American Real Estate Partners Lands $163M Refi for Philadelphia Tower

2 min read

PNC Bank has anchored the property since 1996.

1600 Market St., Philadelphia

American Real Estate Partners has closed a $162.5 million refinancing deal for 1600 Market St., an iconic 39-story tower in Philadelphia’s Center City. Natixis Corporate & Investment Banking provided the five-year, floating-rate loan. JLL’s Senior Managing Director Ryan Ade and Managing Partner Cary Abod of Abod Capital helped negotiate the transaction.

American Real Estate Partners acquired the high-rise in 2018. The company paid $160 million to Equity Commonwealth for the 825,968-square-foot asset. At the time it changed hands, the property was 82 percent leased. American Real Estate Partners has leased more than 100,000 square feet in the tower since acquiring it.

Also known as the PNC Building, the tower has served as the bank’s regional headquarters since 1996. PNC is currently taking up 233,411 square feet of office space at the address. In 2019, the bank dropped nearly 120,000 square feet of space after a lease renegotiation. The current agreement is set to expire in 2031, according to CommercialEdge data. The tenant roster also includes law firms, engineering consultants and real estate agencies.  

Last year, the 1982-built property underwent $15 million worth of renovations. The owner initially planned to reposition the tower through cosmetic upgrades but, with the onset of the pandemic, plans shifted to include updates to the air circulation and purification systems as well as the introduction of contactless technology. The renovations brought 1600 Market St. Wired Score Gold certification and UL Industries Verified Healthy Building Mark.   

The property includes a fitness center, shared conference center, game area and ground-floor restaurant and offers easy access to Center City’s dining and entertainment venues. The tower is also one block from 15th Street Subway Station and the City Hall.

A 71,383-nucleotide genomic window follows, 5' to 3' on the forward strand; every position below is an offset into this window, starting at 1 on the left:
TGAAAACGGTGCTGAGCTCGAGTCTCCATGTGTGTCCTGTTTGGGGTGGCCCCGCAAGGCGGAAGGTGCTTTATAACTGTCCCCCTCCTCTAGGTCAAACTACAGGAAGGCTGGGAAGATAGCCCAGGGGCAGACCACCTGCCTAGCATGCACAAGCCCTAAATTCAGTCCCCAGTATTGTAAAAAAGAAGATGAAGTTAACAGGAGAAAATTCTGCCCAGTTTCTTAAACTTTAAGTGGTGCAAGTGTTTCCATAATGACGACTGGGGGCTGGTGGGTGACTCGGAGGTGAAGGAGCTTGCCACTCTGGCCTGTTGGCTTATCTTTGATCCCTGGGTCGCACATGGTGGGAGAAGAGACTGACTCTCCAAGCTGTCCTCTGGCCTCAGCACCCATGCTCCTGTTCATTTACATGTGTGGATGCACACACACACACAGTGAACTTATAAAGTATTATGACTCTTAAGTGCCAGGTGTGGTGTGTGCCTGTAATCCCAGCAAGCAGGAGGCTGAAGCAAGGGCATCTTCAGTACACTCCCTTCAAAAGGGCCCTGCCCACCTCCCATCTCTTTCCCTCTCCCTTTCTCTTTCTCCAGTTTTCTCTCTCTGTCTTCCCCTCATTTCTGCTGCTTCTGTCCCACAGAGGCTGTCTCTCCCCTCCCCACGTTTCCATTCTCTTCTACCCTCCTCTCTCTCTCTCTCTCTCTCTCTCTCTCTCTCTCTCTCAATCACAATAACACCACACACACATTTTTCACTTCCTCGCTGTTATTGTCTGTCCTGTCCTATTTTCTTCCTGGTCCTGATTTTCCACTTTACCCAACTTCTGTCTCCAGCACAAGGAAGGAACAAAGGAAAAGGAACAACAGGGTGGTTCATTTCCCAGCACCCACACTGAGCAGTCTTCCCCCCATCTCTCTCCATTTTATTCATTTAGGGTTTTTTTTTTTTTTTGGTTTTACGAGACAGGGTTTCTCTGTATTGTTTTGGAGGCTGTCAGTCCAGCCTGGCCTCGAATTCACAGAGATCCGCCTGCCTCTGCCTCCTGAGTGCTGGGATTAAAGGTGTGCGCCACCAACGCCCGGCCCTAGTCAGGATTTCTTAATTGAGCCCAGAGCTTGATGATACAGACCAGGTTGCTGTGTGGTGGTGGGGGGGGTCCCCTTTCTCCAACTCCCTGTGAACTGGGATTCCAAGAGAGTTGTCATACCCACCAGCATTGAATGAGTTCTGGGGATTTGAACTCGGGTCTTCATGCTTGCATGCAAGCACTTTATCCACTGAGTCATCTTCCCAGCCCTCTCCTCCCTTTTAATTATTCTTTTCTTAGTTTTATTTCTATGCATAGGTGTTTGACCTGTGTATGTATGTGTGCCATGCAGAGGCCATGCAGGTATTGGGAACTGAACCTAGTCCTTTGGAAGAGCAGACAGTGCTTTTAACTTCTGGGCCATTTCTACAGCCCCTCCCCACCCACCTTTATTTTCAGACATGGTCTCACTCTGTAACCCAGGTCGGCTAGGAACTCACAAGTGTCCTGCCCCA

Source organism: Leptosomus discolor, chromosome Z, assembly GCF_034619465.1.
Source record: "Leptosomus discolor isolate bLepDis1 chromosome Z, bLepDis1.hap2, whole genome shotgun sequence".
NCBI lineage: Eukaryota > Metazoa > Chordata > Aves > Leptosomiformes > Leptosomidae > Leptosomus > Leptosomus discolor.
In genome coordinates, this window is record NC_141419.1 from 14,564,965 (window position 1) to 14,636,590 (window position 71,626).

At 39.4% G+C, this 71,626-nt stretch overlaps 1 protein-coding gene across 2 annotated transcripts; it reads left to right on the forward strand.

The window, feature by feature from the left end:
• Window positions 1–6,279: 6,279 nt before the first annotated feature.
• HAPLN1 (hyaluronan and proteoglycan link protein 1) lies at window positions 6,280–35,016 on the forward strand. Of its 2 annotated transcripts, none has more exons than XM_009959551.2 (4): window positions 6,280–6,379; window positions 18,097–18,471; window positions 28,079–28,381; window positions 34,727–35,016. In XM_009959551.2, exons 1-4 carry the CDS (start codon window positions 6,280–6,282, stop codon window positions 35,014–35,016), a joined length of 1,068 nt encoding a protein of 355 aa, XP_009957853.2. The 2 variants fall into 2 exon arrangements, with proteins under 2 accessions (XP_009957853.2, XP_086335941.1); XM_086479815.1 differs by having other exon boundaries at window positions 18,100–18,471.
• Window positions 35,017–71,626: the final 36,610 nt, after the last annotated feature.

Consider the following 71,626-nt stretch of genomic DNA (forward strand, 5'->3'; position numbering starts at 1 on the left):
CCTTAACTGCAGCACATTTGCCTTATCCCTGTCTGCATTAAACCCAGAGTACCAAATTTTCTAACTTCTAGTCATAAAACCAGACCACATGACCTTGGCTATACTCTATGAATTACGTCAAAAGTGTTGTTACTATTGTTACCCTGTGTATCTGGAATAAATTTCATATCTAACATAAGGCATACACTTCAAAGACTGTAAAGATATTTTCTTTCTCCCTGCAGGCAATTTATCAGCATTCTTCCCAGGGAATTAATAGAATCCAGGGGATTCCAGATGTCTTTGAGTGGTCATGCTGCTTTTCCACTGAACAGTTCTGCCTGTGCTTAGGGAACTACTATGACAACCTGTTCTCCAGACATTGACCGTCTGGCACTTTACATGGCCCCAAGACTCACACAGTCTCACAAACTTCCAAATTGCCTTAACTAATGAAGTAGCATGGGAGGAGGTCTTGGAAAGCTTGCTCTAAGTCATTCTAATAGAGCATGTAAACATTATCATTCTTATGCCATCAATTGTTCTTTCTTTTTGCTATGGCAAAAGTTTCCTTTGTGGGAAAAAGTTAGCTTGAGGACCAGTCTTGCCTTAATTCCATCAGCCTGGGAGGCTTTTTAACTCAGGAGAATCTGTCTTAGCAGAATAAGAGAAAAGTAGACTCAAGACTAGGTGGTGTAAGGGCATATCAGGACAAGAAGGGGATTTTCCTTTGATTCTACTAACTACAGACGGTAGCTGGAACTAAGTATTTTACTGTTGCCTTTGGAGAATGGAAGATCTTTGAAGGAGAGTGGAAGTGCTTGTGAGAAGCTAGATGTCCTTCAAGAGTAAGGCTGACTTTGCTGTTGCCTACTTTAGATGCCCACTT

Life sciences brings office stability

As of December, Philadelphia had 14.3 percent of its office inventory available for lease. The figure is 120 basis points below the national vacancy rate, the latest CommercialEdge report shows. The office market is largely supported by the metro’s expanding life science sector, which has been mostly unaffected by the pandemic.

In March of last year, a partnership between Ensemble Real Estate Investments and Mosaic Development Partners was selected by PIDC to develop two new life science buildings within Navy Yard, a $2.5 billion masterplan development in Philadelphia. At full buildout, the development will encompass more than 1 million square feet of life science space.  

Moderate optimism regarding the market’s recovery is fueled by next year’s wave of lease expirations, which should last until 2025, a fourth-quarter JLL report highlighted. Despite the lingering uncertainty, capital is still flowing toward traditional office buildings. 

Last year, a flurry of properties in Philadelphia’s CBD landed refinancing deals. In August, Landmark received $80 million to refinance 123 S. Broad St., a 705,500-square-foot office building in the Midtown Village district. PCCP provided the loan, which included $4.1 million for capital improvements.    

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